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Reviewing a Motorhead album is challenging. Why? You try doing it without a) stating that it sounds like Motorhead, b) mentioning how Lemmy and the lads haven't seemed to have aged or c) or some reference to Lemmy's infamous life of excess in all departments. So, to save myself the heartache, I've decided to include all those things at the beginning, so here goes. This is a Motorhead album, I guarentee it will sound like Motorhead. Lemmy, MIkkey and Phil don't sound as if they have aged and Lemmy will drink you under the table. There. Now I can tell what album sounds like (if you haven't figured it out already).
Mikkey Dee has always been an awesome drummer, from King Diamond to Dokken to his (not so recent anymore) association with Lemmy. He is capable of providing the unbreakable spine to Motorhead without ever getting boring, adding tasteful fills everyone now and then for flavour. His unrelenting energy is breathtaking to listen to, which combined with the strength of the production gives the drums an unmatched power (just listen to 'Outlaw'). For sure, this is 4/4 rock n roll drumming but it never gets boring, especially not as boring as the drumming on Reload. And they sound better.
Guitar-wise, I have come to the conclusion that Phil Campbell will never run out of riffs. The monster riff on 'Brotherhood of Man' has been compared by everyone to capturing the essence of Orgasmatron, while 'Bye Bye Bitch Bye Bye' is one of the best riffs on the album, rightfully earning the song the title of album closer. The guitar is thick and crunchy, which is great for the heavier and faster songs, but also give the old-school style 'Rock n Roll Music' a light touch, which interwines well with the bluesy licks that are prevalent throughout the song. When it comes to soloing, Phil Campbell is the man for the job. His style ranges from pure blues-rock with wah-wah tinges, to fast, frantic picking as evidenced on 'Outlaw' which is my favourite solo on the album. Top-notch work to be found here.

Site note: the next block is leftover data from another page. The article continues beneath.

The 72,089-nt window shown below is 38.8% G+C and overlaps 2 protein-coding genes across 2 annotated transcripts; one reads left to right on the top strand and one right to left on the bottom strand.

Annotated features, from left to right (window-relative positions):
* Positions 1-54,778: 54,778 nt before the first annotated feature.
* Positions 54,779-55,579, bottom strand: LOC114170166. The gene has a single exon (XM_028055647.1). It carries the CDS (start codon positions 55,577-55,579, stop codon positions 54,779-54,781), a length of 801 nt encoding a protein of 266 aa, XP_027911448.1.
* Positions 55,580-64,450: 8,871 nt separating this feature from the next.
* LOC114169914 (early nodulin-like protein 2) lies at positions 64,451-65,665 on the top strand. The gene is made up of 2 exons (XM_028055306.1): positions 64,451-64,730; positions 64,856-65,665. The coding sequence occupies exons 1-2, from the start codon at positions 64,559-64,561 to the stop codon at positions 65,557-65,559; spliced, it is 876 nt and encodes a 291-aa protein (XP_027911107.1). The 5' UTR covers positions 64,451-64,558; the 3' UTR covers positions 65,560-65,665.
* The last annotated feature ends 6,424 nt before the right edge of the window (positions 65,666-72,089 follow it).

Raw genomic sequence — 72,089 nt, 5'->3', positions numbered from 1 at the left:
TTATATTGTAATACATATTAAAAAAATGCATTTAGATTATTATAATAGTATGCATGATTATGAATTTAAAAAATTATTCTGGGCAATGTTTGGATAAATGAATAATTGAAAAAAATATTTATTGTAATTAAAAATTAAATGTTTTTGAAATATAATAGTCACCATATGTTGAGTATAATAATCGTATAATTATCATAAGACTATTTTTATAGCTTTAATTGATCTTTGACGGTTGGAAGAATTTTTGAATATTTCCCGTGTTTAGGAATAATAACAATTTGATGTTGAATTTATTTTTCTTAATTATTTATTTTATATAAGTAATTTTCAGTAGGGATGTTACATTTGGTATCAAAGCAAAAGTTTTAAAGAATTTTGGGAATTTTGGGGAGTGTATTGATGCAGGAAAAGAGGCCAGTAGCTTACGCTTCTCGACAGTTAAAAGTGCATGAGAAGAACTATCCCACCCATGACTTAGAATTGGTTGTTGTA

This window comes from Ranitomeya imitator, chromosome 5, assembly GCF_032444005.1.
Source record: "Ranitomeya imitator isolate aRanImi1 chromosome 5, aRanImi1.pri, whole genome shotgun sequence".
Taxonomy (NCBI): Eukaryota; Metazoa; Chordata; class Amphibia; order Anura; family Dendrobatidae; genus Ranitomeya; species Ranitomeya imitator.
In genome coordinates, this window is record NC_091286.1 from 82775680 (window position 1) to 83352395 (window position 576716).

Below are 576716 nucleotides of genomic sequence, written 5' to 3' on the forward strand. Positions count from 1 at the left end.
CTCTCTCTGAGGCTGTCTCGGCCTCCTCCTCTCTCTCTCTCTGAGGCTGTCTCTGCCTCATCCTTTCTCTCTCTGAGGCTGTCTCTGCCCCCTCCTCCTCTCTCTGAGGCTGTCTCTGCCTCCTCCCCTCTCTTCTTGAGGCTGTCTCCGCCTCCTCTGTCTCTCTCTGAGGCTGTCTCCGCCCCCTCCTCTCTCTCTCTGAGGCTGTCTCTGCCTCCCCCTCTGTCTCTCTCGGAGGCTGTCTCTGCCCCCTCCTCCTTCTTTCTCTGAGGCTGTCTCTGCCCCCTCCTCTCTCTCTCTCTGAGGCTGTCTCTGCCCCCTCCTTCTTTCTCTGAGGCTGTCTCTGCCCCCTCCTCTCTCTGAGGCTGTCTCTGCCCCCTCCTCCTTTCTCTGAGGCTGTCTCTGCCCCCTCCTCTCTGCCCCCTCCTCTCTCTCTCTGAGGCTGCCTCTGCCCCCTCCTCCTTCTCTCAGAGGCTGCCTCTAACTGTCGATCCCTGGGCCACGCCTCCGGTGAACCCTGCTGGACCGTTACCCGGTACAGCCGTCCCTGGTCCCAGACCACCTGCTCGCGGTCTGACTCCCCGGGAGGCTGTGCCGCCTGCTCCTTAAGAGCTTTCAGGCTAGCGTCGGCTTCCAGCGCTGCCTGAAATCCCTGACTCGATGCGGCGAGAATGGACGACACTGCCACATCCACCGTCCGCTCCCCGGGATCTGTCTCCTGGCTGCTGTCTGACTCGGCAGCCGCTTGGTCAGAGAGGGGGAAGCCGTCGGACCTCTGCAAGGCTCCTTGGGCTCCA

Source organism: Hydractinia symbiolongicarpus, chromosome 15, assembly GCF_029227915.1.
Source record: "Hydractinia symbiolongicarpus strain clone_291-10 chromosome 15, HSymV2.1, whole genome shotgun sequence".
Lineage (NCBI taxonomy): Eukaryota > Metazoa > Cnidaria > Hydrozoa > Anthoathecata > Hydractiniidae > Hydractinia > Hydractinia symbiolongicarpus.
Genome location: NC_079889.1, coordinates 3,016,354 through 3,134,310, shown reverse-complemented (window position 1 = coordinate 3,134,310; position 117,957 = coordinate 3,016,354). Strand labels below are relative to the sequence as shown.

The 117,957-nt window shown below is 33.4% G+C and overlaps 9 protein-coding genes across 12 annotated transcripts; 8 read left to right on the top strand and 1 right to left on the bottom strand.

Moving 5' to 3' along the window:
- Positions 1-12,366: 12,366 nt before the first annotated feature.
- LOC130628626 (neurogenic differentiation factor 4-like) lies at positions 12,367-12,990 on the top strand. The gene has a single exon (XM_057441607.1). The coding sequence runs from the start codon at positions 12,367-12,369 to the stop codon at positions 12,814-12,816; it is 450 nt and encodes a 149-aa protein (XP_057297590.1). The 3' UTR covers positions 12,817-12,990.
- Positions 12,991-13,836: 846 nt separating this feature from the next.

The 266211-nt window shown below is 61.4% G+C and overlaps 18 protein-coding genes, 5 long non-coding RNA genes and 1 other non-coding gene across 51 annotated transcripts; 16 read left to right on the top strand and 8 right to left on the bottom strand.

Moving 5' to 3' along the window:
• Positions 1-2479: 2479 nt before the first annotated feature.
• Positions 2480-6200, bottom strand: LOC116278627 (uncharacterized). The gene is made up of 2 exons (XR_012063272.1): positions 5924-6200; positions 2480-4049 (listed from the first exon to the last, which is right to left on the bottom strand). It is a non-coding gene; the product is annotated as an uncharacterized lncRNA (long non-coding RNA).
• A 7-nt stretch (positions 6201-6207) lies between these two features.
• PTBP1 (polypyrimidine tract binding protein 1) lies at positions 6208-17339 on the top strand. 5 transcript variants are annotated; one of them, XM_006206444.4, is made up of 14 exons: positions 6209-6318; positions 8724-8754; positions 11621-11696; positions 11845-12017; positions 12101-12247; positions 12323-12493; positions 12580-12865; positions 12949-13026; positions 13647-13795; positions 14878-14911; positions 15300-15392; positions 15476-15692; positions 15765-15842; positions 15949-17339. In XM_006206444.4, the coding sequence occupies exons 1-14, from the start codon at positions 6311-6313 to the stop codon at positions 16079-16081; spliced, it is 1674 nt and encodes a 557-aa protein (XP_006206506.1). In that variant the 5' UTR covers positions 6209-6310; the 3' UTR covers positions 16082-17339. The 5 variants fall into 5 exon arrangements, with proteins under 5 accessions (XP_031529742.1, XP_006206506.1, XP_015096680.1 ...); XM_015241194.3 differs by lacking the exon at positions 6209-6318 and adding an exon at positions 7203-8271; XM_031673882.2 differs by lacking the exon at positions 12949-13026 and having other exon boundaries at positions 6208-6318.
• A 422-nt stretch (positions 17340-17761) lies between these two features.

You can always feel Lemmy's bass. It is not always distinct from the rest of the music, but your bones will thank you profusely when it is not rumbling away. For the most part, bass follows the guitar line, but will occasionaly break away to strike out on its own, such as the bass solo on 'Brotherhood of Man', which duels with Phil's guitar for a little bit, which was cool to hear, but more is requested from this humble listener.
Vocally, Lemmy sounds the same as he did on Motorizer, Kiss of Death, Inferno... I could go on, but by now, you should have listened to all of Motorhead's discography and realised that while other singer's voices may have detoriated (provide your own examples here), Lemmy's hasn't. He adopts a lighter touch on 'Rock n Roll Music,' paying homage to the music that defined his life, which he has said many times, whilst heavier and more energetic tracks receive Lemmy's trademark gruff shout which no one else should ever attempt to imitate. My throat testifies to this.
I have a special spot for Motorhead lyrics, from the bacon torpedo to the bed that is a mess of rattlesnakes, and this album doesn't fail to deliver more of the same. The whole album is awash with great examples, but I'd have to say that 'All things come to he who waits, but these days most things most things suck,' reveal Lemmy's acidic disdain for modern culture in the best way possible.
Overall, this is a solid album from one the world's most consistent bands. Cameron Webb has set a Motorhead record by sticking with the band for albums straight, which is major factor in the consistency department, although it does make the album sound a little less unique. I am sad that this album like the album before it doesn't feature a famed Motorballad, because they are always awesome. I suppose I could wait for one to appear on the next album, but there is a chance that it might suck.